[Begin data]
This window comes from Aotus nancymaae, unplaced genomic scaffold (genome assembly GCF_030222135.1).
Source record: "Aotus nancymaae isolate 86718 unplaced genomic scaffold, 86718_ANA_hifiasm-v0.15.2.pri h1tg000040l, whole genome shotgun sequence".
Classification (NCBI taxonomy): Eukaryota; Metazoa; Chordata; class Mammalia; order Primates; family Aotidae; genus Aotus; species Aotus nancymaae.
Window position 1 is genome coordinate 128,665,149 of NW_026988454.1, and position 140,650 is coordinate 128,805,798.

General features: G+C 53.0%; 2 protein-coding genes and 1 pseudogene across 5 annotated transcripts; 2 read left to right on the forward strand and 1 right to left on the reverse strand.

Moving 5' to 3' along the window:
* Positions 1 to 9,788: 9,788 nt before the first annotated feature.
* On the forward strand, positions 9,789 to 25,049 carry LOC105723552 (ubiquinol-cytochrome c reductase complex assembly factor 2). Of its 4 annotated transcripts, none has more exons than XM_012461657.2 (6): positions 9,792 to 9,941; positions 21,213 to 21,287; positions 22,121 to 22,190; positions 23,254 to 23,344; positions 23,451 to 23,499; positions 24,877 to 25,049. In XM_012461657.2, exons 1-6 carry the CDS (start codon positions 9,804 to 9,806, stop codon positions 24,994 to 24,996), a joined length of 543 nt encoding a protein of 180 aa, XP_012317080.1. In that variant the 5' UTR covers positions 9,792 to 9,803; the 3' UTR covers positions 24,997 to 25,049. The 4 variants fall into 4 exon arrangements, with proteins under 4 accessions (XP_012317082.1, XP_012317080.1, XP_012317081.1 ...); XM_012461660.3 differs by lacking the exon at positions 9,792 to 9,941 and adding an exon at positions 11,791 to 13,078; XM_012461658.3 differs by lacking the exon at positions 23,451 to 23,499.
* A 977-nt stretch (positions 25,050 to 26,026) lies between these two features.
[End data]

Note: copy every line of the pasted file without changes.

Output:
This window comes from Aotus nancymaae, unplaced genomic scaffold (genome assembly GCF_030222135.1).
Source record: "Aotus nancymaae isolate 86718 unplaced genomic scaffold, 86718_ANA_hifiasm-v0.15.2.pri h1tg000040l, whole genome shotgun sequence".
Classification (NCBI taxonomy): Eukaryota; Metazoa; Chordata; class Mammalia; order Primates; family Aotidae; genus Aotus; species Aotus nancymaae.
Window position 1 is genome coordinate 128,665,149 of NW_026988454.1, and position 140,650 is coordinate 128,805,798.

General features: G+C 53.0%; 2 protein-coding genes and 1 pseudogene across 5 annotated transcripts; 2 read left to right on the forward strand and 1 right to left on the reverse strand.

Moving 5' to 3' along the window:
* Positions 1 to 9,788: 9,788 nt before the first annotated feature.
* On the forward strand, positions 9,789 to 25,049 carry LOC105723552 (ubiquinol-cytochrome c reductase complex assembly factor 2). Of its 4 annotated transcripts, none has more exons than XM_012461657.2 (6): positions 9,792 to 9,941; positions 21,213 to 21,287; positions 22,121 to 22,190; positions 23,254 to 23,344; positions 23,451 to 23,499; positions 24,877 to 25,049. In XM_012461657.2, exons 1-6 carry the CDS (start codon positions 9,804 to 9,806, stop codon positions 24,994 to 24,996), a joined length of 543 nt encoding a protein of 180 aa, XP_012317080.1. In that variant the 5' UTR covers positions 9,792 to 9,803; the 3' UTR covers positions 24,997 to 25,049. The 4 variants fall into 4 exon arrangements, with proteins under 4 accessions (XP_012317082.1, XP_012317080.1, XP_012317081.1 ...); XM_012461660.3 differs by lacking the exon at positions 9,792 to 9,941 and adding an exon at positions 11,791 to 13,078; XM_012461658.3 differs by lacking the exon at positions 23,451 to 23,499.
* A 977-nt stretch (positions 25,050 to 26,026) lies between these two features.